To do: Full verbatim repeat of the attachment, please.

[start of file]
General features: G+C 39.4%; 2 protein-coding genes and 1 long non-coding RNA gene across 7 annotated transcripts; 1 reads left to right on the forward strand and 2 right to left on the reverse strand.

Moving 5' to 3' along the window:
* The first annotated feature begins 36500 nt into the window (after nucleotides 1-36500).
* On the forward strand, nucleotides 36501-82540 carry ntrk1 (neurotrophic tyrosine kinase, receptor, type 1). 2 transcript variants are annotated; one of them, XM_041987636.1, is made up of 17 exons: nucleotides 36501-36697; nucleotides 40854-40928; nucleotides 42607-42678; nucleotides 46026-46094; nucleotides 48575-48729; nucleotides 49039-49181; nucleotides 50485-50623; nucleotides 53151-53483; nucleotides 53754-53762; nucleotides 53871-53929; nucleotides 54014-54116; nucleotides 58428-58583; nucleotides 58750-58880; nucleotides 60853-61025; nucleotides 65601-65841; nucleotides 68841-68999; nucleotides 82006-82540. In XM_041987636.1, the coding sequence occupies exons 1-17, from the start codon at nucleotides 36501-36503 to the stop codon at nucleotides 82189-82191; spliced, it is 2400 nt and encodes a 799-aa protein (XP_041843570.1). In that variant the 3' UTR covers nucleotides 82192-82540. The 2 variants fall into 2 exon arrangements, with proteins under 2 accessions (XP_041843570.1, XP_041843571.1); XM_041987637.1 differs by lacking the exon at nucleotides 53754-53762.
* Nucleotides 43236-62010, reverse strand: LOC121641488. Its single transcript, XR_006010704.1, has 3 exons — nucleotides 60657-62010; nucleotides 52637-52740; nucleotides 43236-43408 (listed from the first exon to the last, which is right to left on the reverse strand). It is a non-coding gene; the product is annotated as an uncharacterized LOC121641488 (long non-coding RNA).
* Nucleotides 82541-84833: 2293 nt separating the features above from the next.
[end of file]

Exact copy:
General features: G+C 39.4%; 2 protein-coding genes and 1 long non-coding RNA gene across 7 annotated transcripts; 1 reads left to right on the forward strand and 2 right to left on the reverse strand.

Moving 5' to 3' along the window:
* The first annotated feature begins 36500 nt into the window (after nucleotides 1-36500).
* On the forward strand, nucleotides 36501-82540 carry ntrk1 (neurotrophic tyrosine kinase, receptor, type 1). 2 transcript variants are annotated; one of them, XM_041987636.1, is made up of 17 exons: nucleotides 36501-36697; nucleotides 40854-40928; nucleotides 42607-42678; nucleotides 46026-46094; nucleotides 48575-48729; nucleotides 49039-49181; nucleotides 50485-50623; nucleotides 53151-53483; nucleotides 53754-53762; nucleotides 53871-53929; nucleotides 54014-54116; nucleotides 58428-58583; nucleotides 58750-58880; nucleotides 60853-61025; nucleotides 65601-65841; nucleotides 68841-68999; nucleotides 82006-82540. In XM_041987636.1, the coding sequence occupies exons 1-17, from the start codon at nucleotides 36501-36503 to the stop codon at nucleotides 82189-82191; spliced, it is 2400 nt and encodes a 799-aa protein (XP_041843570.1). In that variant the 3' UTR covers nucleotides 82192-82540. The 2 variants fall into 2 exon arrangements, with proteins under 2 accessions (XP_041843570.1, XP_041843571.1); XM_041987637.1 differs by lacking the exon at nucleotides 53754-53762.
* Nucleotides 43236-62010, reverse strand: LOC121641488. Its single transcript, XR_006010704.1, has 3 exons — nucleotides 60657-62010; nucleotides 52637-52740; nucleotides 43236-43408 (listed from the first exon to the last, which is right to left on the reverse strand). It is a non-coding gene; the product is annotated as an uncharacterized LOC121641488 (long non-coding RNA).
* Nucleotides 82541-84833: 2293 nt separating the features above from the next.